The remarkable performance of it's individuals is the genesis of a crafting over time by an obvious love of what they do. Pete Trewavas' bass lines are innovative, yet he never seems to give up the bottom end while locking in with uncanny drummer Ian Mosley. Steve Rothery's silky guitar tone is legendary, but he's gotten even better with time, adding to & expanding his style & sound (the subtle genius of his solo in Angelina is more Chet Atkins than classic Rothery). Mark Kelly can't be overlooked on keyboards--I think more than ever his relentless innovation is the ingredient that makes this all still work.
And then there's Hogarth. What a performer. He dazzles on record with his unique texture and soaring delivery (always heard a bit of Garfunkel in him), but every time I've seen him live, I'm just knocked out by how he never misses a note, never mails it in or even takes the lower octave to "save his voice" for later. Hogarth has unquestionably the most amazing voice I've ever experienced in a rock pop performance.
They're also a fun group of guys, and man they hit their mark with this album & tour. Catch this show, even if you don't know a lot of their newer material. There's enough from Anaraknophobia, Afraid of Sunlight & Season's End/Holidays In Eden and the band plays their heart out well past the average running time of a rock concert.
Kudos, guys, you've transcended the definition of rock, or for that matter, live music.
Well, Pete and Steve, my friend Dave attended both the New York and the DC shows, and he believed the DC gig was way better. Which is interesting, since before the DC show, Rothery told me that the best shows to date had been Chicago and New York.
Dave was planning to see Marillion again in Philly the next night, and he wasn't the only one trailing the tour bus. I came across at least a half dozen fans who were attending every show on the east coast, including the two Canadian gigs.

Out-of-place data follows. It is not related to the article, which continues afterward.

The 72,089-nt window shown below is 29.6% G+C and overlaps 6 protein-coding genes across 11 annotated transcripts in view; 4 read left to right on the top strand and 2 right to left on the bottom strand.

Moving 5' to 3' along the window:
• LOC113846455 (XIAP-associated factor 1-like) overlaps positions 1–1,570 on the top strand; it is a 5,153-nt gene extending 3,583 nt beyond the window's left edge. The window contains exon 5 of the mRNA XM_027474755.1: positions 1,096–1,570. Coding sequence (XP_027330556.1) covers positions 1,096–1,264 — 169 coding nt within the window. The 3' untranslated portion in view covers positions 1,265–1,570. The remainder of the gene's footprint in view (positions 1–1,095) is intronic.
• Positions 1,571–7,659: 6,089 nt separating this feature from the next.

Sea Of Tranquility's Duncan Glenday with guitarist Steve Rothery
If you already know Marillion's music, you know that Rothery's guitarwork stands shoulder to shoulder with such luminaries as David Gilmour and Steve Hackett. He recently changed over from Marshall to Laney amps, changed the custom pickups on his two Strats and a Tele, and he's generating a far warmer sound. Interestingly, Steve and Pete Trewavas do a fun thing on the side, where they cover blues numbers at small clubs. Those two factors account for the subtle alteration to Steve's playing style on Marbles. It is a fat sound, it is bluesey, brilliantly played and spine tinglingly emotional. When asked about doing a solo album, Rothery explains that he's been collecting pieces for years, but they're all over the map style-wise. "I probably have at least 4 CDs of good instrumentals, but I'll have to settle on a style before I decide if I'm going to publish any of it".
Physically slight Pete Trewavas handles that big bass with ease, and is has the pep of the energizer bunny jumping, walking around the stage, visiting with Rothery (they're all cordless) he is never still.
But Hogarth is the frontman in more ways than one. He is a charismatic showman and the deep meaning behind each song is abundantly clear from the stage antics and the earnest expression. In "The invisible Man" I'm perfectly sane / I'm perfectly sane! / But I am the invisible man you can just see the desperate attempt to convince himself that he's okay. Hogarth's lyrics have always been intelligent and deep, and his delivery was sincere and true to each song's original intent.
A crowd of 1,500 fans singing along to "Brave"
Oh and if you manage to see Marillion on stage, ask H to sing the Cat Stevens song. It starts
Morning has broken
Like the first morning
I'm in a jail cell
In Bangor Maine
Click here to see our review of Marbles